Yeah, this is a great review, but it's mostly useless data without including good air coolers for comparison. Especially the Noctua NH-D14 (which is probably not the best anymore, but from what I've seen still offers superior performance per decibel to most closed-loop water coolers).

    From Dustin's comments it seems we can expect some more stuff in the future, which will make this excellent review much more useful.
  • Jambe - Friday, February 1, 2013 - link

    Ah, Swiftech, makers of those eccentric heavy slabs of copper studded with helicoid aluminium pins. Nice to see them making new & competent products.
  • drfish - Friday, February 1, 2013 - link

    Lol, was thinking that same thing. Now THAT would make for a great read, all of the classic coolers over the years pitted against each other - mounting all of them "unconventionally" shouldn't be that hard, right? ;)
  • maratus - Sunday, February 3, 2013 - link

    Actually, Swiftech has gone full-H2O after that and was always high-regarded amongst watercooling enthusiasts. Ever since Swiftech Storm was introduced, they became a major source of high-quality CPU and universal GPU waterblocks for custom builds. They also are the biggest reseller of Laing pumps and offer exclusive PWM-controlled version of DDC. MCR rads were the best in their price range for low noise fans and it's nice to see all-in-one kits as they have much more potential customers. I just hope that Swiftech will be more like Asetek in future and less like DangerDen, if you know what I mean.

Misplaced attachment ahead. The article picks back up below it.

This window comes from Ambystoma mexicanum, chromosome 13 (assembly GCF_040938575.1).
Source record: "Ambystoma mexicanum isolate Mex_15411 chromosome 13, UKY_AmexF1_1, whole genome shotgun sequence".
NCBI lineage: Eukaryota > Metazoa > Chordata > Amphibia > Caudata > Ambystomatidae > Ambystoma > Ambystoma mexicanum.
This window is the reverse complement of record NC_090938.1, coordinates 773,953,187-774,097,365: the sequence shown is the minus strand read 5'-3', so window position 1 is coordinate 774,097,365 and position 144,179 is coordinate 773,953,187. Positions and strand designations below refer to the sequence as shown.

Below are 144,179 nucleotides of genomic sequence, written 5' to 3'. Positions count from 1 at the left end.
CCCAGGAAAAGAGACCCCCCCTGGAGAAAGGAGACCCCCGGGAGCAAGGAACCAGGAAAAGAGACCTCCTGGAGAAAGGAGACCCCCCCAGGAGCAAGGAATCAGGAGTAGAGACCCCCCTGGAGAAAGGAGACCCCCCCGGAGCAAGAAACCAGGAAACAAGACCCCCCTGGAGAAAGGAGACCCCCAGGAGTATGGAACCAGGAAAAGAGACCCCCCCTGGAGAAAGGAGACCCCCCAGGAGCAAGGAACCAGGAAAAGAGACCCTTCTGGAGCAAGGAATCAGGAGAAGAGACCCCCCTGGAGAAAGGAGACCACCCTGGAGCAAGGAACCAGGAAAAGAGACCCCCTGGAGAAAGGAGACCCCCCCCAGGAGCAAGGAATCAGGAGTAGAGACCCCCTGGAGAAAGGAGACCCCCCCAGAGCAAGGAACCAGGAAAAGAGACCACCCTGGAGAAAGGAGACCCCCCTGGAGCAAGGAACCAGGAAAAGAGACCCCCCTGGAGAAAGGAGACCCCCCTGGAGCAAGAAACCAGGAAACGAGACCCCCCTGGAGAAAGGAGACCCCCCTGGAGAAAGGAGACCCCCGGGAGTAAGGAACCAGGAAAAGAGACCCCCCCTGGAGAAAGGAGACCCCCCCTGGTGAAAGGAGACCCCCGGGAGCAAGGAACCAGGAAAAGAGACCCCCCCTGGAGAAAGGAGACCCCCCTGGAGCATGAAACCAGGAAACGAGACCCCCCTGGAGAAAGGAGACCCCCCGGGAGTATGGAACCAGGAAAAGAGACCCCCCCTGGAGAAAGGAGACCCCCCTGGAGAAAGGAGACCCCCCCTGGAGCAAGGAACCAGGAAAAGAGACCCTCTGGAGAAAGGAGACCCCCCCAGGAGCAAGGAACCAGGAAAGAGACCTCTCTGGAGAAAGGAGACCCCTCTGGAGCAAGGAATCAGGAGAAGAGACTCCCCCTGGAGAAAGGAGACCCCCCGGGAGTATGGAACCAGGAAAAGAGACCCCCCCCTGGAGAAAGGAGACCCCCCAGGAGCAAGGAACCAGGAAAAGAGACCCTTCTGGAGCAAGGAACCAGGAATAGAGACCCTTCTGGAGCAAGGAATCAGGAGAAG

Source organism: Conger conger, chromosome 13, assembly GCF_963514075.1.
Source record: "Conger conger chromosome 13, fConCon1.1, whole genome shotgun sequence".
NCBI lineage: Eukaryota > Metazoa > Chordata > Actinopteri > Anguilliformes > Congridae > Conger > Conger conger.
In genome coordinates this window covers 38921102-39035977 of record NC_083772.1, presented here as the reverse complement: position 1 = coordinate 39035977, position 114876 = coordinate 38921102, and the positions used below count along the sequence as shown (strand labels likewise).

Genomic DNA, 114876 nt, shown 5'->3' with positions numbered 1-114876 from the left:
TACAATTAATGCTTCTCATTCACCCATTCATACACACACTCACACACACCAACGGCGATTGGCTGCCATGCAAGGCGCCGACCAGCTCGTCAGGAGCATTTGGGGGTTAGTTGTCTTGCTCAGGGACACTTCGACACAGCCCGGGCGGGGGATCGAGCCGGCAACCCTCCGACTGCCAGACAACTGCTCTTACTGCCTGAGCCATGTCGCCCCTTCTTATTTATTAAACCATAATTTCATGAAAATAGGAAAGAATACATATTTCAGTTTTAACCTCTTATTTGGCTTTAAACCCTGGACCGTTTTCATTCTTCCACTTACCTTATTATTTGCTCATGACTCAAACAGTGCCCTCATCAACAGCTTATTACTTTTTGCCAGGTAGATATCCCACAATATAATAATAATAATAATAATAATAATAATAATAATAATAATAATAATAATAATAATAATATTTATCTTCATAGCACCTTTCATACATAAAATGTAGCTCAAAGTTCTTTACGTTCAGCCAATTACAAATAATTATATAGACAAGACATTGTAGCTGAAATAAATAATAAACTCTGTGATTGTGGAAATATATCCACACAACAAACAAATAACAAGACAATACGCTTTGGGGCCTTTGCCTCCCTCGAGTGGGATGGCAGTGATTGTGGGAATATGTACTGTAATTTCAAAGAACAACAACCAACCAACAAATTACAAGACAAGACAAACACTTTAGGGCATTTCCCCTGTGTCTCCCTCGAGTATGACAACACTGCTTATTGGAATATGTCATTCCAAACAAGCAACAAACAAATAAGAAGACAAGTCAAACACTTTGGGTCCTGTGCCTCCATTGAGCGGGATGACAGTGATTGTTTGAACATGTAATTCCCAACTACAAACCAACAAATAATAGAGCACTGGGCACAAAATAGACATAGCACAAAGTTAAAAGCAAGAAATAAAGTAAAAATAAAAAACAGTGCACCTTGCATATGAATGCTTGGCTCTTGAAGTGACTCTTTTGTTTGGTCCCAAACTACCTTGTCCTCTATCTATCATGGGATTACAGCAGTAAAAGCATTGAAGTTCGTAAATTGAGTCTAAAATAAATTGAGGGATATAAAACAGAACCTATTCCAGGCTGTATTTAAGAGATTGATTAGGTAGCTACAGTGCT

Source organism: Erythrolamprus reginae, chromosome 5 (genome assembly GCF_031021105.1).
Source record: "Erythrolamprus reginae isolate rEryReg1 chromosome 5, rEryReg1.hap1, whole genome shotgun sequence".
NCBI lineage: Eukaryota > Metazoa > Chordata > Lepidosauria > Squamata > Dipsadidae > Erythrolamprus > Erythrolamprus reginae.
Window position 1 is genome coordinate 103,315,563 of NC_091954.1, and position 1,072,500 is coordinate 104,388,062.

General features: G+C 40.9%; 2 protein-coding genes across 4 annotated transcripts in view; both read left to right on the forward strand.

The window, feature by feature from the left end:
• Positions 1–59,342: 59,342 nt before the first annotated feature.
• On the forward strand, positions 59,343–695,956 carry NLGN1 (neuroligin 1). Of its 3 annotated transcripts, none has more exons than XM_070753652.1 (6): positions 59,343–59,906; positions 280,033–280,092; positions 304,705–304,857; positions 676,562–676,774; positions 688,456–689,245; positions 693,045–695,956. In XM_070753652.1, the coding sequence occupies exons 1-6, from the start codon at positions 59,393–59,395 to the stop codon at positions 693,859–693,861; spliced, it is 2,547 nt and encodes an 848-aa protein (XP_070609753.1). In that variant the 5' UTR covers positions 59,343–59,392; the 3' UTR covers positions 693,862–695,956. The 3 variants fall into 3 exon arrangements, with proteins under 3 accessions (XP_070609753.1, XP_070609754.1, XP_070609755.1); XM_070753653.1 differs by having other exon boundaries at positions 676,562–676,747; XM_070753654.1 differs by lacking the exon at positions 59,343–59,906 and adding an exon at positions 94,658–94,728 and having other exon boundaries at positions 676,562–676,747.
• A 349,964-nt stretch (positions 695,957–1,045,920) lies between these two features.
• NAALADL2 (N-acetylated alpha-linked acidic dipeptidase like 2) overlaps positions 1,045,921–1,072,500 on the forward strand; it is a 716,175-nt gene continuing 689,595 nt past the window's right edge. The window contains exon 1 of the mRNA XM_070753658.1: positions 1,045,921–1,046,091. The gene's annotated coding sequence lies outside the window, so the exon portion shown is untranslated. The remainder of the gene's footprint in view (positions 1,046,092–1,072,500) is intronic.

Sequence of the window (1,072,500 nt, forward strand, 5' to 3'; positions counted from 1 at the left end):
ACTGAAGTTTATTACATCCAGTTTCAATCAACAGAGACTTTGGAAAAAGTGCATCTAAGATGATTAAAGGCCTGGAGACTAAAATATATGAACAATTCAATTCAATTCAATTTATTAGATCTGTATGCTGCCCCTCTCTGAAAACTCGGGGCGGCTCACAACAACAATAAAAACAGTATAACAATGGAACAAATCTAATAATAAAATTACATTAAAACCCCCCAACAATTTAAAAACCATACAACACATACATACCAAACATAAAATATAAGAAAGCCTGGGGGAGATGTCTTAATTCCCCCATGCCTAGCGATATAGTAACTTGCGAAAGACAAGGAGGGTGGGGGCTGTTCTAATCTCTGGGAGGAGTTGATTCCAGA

• jasonelmore - Monday, August 12, 2013 - link

    it was taken off the market due to patent infringements. gabe used someone else's design.
  • Aikouka - Friday, February 1, 2013 - link

    Dustin, with the following statement...

    "The H220 itself is definitely a strong radiator, but Swiftech clearly tuned their fans for acoustics instead of performance." sounded like you were faulting the fans on the H220 as the main reason why the H220 can't compete with the other offerings. Out of curiosity, would you be willing to try different fans on it to see it that helps? Obviously, those numbers wouldn't be able to be used in any official context, but it would be interesting to see!

    Although, I will admit that the idea of suggesting ponying up another $12-25 per fan (Enermax Magma, Noctua PF-12, etc.) to make an already expensive product work better is a bit ballsy of a marketing tactic! ;)